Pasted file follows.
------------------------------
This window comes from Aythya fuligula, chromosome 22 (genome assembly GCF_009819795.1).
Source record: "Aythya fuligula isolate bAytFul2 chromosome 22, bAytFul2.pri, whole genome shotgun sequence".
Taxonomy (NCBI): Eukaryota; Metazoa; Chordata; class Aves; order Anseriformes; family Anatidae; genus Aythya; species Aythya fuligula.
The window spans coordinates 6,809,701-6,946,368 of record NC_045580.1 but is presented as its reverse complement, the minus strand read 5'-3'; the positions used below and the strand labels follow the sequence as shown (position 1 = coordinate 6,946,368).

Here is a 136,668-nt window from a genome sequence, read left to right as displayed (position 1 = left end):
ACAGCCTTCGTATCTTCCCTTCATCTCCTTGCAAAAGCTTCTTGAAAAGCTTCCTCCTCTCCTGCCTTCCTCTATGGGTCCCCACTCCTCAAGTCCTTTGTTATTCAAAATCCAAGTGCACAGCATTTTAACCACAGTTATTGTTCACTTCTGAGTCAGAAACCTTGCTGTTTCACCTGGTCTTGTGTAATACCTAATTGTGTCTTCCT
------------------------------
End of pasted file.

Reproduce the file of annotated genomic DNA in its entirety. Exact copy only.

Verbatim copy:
This window comes from Aythya fuligula, chromosome 22 (genome assembly GCF_009819795.1).
Source record: "Aythya fuligula isolate bAytFul2 chromosome 22, bAytFul2.pri, whole genome shotgun sequence".
Taxonomy (NCBI): Eukaryota; Metazoa; Chordata; class Aves; order Anseriformes; family Anatidae; genus Aythya; species Aythya fuligula.
The window spans coordinates 6,809,701-6,946,368 of record NC_045580.1 but is presented as its reverse complement, the minus strand read 5'-3'; the positions used below and the strand labels follow the sequence as shown (position 1 = coordinate 6,946,368).

Here is a 136,668-nt window from a genome sequence, read left to right as displayed (position 1 = left end):
ACAGCCTTCGTATCTTCCCTTCATCTCCTTGCAAAAGCTTCTTGAAAAGCTTCCTCCTCTCCTGCCTTCCTCTATGGGTCCCCACTCCTCAAGTCCTTTGTTATTCAAAATCCAAGTGCACAGCATTTTAACCACAGTTATTGTTCACTTCTGAGTCAGAAACCTTGCTGTTTCACCTGGTCTTGTGTAATACCTAATTGTGTCTTCCT